MACCA director urges more funds to speed up demining process

2 Feb 2010

MACCA director urges more funds to speed up demining process

KABUL - The programme director of the Mine Action Coordination Centre of Afghanistan (MACCA) has urged more funding for the demining process in Afghanistan to fill a funding shortfall of US$ 163 million.

MACCA Programme Director Dr Haider Reza said MACCA now faces a funding shortfall for mine clearance of US$ 163 million against the funding target of US$ 242 million for mine action programmes in 2010.

Dr Reza added that because of the funding shortfall, the Afghan Compact benchmark of clearing 293 square kilometres of contaminated land in 2010 may not be met.

Under the Afghanistan Compact and the Ottawa Convention, Afghanistan committed to reduce the area contaminated by mines and explosive remnants of war by 70 per cent by the beginning of March 2011, and achieve total mine clearance by the beginning of March 2013.

“Now looking at these two benchmarks, I can already now say that Afghanistan will be forced to ask for extension,” said Dr Reza.

“Simply because of different reasons, one is funding at the very top, if we have enough fund, we can do much more, and second, there are other reasons, for example the security,” he added, pointing out that “if required funding flows to the programme, 157 sq km of contaminated land can be removed in 2010.”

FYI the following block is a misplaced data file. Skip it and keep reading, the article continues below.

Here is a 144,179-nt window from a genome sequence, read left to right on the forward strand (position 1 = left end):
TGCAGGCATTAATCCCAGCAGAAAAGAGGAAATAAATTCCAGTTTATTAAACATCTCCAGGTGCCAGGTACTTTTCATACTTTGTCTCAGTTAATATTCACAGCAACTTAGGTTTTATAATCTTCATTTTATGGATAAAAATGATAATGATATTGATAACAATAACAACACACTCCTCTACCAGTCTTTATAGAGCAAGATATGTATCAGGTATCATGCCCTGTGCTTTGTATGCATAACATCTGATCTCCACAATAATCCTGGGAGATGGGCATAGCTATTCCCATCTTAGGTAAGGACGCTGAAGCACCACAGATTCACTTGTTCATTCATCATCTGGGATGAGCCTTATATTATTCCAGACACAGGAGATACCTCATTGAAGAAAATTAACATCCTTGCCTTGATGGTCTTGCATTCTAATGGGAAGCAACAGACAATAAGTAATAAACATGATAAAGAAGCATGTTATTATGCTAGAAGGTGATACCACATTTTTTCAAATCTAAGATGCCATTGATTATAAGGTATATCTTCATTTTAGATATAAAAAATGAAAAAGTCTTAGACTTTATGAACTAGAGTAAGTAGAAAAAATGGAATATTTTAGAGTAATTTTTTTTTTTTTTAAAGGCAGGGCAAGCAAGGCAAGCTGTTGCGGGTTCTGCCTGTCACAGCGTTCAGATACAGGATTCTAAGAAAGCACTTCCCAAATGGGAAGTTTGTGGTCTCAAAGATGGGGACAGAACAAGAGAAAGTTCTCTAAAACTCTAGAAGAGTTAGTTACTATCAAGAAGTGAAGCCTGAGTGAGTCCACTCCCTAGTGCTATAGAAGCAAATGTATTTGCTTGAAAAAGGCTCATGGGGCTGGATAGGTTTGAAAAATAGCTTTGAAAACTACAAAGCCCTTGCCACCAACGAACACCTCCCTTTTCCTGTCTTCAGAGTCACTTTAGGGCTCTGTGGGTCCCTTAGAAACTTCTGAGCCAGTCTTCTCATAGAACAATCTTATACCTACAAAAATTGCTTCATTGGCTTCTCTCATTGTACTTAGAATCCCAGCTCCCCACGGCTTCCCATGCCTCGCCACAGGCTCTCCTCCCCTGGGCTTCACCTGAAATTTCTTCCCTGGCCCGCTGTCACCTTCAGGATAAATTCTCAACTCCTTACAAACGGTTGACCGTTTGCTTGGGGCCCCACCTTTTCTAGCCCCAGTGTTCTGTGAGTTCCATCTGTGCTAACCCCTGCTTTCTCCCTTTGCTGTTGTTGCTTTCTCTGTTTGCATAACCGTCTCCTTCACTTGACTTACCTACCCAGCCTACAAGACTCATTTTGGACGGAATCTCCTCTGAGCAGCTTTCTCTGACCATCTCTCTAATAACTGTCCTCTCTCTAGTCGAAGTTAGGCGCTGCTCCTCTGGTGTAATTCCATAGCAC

Dr Reza also stressed that mine action has done “a tremendous job” in the country. During the 20 past years, Mine Action Programme of Afghanistan (MAPA) has cleared over 15,000 hazard areas throughout the country; and 84 districts and 1,370 communities have been declared free of mines and other explosive remnants of war.

Based on the Integrated Operational Framework for 2010 released by MACCA, the MAPA will concentrate its effort in areas where – from the humanitarian perspective – there is a need, including diminishing the number of victims of mine explosions and explosive remnants of war.

The average number of mine victims per month now is only about 40, lower than one quarter of the number of victims per month in 2001.

“The good thing about the MAPA is that with the workforce of around 10,000 people, there is potential in the capacity to expand the programme in a realistic and logical way, provided there is a funding.”

“And another very important portion of our work or the mine action activities is the mine-risk education and victim assistance,” he added.

In 2009, 280 communities across Afghanistan were declared impact-free.

Last year, some 51,743 anti-personnel mines, 1,152,738 explosive remnants of war and 746 anti-tank mines were destroyed by clearing or cancelling 1,229 minefields and 121 battle areas; and 430,989 women and girls, and 655,018 men and boys received mine-risk education courses across Afghanistan.

By Kangying Guo, UNAMA

Website: Mine Action Coordination Centre of Afghanistan